Victoria Glendinning

Blooming Marvellous

The female fig wasp is only two millimetres long, with wings finer than a human hair. She is programmed to leave the fig in which she is born and undergo a sequence of ordeals that makes a commando’s training look like a walk in the park, fertilising one particular species of fig in the process and all so as to replicate her own genes. To follow her is like engaging in some ingeniously cruel computer game. I will come back to the fig wasp – and to a compelling way of writing about the natural world.

‘Nature writing’ has always been with us, but since the dawn of this century it has blossomed into a publishing phenomenon, serving as an escape from our alienated, dislocated, polluted society. Most nature writers have been men – individuals whom Kathleen Jamie, herself a stellar contributor to the genre, has stereotyped as ‘the Lone Enraptured Male’. Think Robert Macfarlane, with many before and after him.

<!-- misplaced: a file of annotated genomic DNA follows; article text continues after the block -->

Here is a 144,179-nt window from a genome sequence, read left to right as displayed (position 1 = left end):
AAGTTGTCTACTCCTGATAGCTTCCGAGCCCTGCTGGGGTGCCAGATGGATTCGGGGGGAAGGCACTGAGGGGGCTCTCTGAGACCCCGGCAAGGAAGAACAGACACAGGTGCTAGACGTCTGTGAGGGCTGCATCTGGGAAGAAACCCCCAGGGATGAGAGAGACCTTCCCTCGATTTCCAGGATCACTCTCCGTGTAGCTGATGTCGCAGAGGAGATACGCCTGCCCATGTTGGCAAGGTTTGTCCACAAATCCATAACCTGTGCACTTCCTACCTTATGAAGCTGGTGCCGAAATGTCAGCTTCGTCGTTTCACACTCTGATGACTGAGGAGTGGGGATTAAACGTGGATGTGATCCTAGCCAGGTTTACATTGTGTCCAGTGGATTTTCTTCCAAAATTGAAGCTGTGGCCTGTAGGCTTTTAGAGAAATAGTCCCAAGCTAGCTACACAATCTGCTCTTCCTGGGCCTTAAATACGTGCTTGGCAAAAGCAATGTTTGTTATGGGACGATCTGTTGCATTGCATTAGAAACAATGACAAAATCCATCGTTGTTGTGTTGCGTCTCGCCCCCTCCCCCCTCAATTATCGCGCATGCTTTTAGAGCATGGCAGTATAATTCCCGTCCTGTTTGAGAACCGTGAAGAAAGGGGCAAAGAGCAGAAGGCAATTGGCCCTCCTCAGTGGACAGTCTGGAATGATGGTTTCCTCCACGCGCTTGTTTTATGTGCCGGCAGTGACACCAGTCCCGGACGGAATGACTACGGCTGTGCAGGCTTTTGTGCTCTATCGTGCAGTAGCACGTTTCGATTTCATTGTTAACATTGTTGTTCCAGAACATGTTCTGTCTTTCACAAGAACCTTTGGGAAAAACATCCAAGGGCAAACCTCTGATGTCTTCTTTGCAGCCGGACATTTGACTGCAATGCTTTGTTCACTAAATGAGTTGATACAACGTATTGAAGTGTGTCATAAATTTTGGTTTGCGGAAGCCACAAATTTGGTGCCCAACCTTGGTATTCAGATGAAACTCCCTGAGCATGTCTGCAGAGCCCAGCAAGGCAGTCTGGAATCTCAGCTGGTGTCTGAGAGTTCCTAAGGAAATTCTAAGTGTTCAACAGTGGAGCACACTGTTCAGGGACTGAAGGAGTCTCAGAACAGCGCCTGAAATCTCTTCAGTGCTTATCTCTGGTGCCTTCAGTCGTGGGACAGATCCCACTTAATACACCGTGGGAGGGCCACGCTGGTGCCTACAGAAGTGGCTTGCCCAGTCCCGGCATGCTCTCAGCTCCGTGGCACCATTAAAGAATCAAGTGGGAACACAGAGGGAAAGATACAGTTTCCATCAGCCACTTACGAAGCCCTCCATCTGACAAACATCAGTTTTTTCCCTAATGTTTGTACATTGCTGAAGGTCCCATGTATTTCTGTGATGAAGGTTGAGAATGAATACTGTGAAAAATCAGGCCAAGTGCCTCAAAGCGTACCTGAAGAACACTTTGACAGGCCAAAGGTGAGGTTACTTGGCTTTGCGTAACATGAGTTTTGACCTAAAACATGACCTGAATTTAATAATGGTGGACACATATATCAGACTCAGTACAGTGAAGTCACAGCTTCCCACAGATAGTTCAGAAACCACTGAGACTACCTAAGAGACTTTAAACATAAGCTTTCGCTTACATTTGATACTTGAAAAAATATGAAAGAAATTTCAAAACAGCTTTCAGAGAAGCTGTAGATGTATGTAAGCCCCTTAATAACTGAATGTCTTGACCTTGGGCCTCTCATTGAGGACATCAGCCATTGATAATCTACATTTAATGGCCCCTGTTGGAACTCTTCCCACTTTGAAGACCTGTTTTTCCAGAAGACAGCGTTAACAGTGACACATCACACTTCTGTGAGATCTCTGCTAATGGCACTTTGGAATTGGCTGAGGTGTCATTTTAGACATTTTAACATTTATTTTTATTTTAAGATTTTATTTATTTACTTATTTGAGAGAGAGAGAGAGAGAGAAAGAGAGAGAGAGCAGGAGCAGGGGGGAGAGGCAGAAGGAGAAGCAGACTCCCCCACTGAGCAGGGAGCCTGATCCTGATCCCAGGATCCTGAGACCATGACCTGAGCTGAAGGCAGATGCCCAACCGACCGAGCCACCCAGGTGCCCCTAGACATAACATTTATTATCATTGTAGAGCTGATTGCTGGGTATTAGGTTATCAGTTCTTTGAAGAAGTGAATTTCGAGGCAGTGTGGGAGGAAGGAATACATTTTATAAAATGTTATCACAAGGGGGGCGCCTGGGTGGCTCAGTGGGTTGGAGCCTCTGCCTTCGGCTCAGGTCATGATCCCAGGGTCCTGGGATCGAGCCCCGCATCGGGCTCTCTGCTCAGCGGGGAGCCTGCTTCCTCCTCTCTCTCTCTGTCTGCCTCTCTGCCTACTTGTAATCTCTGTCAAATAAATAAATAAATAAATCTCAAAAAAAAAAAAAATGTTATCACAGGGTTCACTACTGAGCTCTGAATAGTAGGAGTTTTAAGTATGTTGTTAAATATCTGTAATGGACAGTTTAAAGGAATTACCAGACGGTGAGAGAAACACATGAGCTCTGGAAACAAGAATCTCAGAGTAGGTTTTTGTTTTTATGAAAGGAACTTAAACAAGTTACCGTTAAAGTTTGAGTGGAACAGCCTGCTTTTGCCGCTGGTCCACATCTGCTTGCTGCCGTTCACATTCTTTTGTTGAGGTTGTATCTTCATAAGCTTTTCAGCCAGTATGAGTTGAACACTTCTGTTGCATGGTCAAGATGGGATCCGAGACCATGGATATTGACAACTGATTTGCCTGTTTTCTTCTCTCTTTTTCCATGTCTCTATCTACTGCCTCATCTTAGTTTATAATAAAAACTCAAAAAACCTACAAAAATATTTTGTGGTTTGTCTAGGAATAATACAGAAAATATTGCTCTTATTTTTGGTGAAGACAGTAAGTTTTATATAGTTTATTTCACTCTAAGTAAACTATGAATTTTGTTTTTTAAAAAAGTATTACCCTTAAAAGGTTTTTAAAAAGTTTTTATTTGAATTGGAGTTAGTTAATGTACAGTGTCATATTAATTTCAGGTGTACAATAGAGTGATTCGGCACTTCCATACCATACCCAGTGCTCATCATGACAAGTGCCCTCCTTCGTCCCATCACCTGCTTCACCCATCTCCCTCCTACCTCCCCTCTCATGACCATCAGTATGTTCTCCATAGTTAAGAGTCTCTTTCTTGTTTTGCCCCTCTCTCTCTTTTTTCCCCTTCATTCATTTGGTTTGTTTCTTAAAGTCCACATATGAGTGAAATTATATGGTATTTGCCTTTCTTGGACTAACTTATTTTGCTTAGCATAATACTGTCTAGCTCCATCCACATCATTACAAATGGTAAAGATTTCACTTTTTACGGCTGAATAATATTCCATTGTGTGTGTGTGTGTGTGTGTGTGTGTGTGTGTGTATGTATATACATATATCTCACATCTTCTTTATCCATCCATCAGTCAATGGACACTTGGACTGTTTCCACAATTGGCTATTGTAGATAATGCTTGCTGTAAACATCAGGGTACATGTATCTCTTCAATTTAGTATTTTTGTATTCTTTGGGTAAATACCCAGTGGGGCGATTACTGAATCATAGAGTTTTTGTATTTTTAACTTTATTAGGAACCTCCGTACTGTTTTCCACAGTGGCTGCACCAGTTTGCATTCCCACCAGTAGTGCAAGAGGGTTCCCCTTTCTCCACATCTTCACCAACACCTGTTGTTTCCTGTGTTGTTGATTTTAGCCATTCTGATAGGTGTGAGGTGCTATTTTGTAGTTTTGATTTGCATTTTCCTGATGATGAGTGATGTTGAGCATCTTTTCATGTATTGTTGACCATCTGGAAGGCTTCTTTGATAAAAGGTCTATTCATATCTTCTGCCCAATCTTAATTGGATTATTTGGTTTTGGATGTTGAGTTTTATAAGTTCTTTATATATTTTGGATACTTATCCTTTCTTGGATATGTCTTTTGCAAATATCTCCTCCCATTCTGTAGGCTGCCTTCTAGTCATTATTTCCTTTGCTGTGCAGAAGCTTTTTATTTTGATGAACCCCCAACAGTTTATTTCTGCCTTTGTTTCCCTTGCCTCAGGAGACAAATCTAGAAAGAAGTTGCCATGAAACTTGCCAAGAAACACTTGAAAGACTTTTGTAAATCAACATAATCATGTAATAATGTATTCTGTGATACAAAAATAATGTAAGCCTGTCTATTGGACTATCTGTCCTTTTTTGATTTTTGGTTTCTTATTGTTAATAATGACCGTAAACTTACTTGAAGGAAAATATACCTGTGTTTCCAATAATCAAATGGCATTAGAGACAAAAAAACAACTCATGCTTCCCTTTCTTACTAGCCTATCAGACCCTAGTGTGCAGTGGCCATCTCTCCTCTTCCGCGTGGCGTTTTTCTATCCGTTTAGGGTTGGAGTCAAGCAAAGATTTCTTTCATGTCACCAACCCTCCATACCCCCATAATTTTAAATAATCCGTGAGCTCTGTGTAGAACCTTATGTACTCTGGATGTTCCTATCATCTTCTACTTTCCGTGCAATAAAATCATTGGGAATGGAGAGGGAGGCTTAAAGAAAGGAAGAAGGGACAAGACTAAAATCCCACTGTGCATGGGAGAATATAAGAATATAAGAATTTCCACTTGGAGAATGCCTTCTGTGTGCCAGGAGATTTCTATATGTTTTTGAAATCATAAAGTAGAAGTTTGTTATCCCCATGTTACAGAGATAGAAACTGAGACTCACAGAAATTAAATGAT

But recently some writers have retreated from the tendency to mix immersion in landscape or the lives of wild creatures with sometimes anguished autobiography. There was a time when we just could not get enough of all that, but then it began to seem a little cloying.

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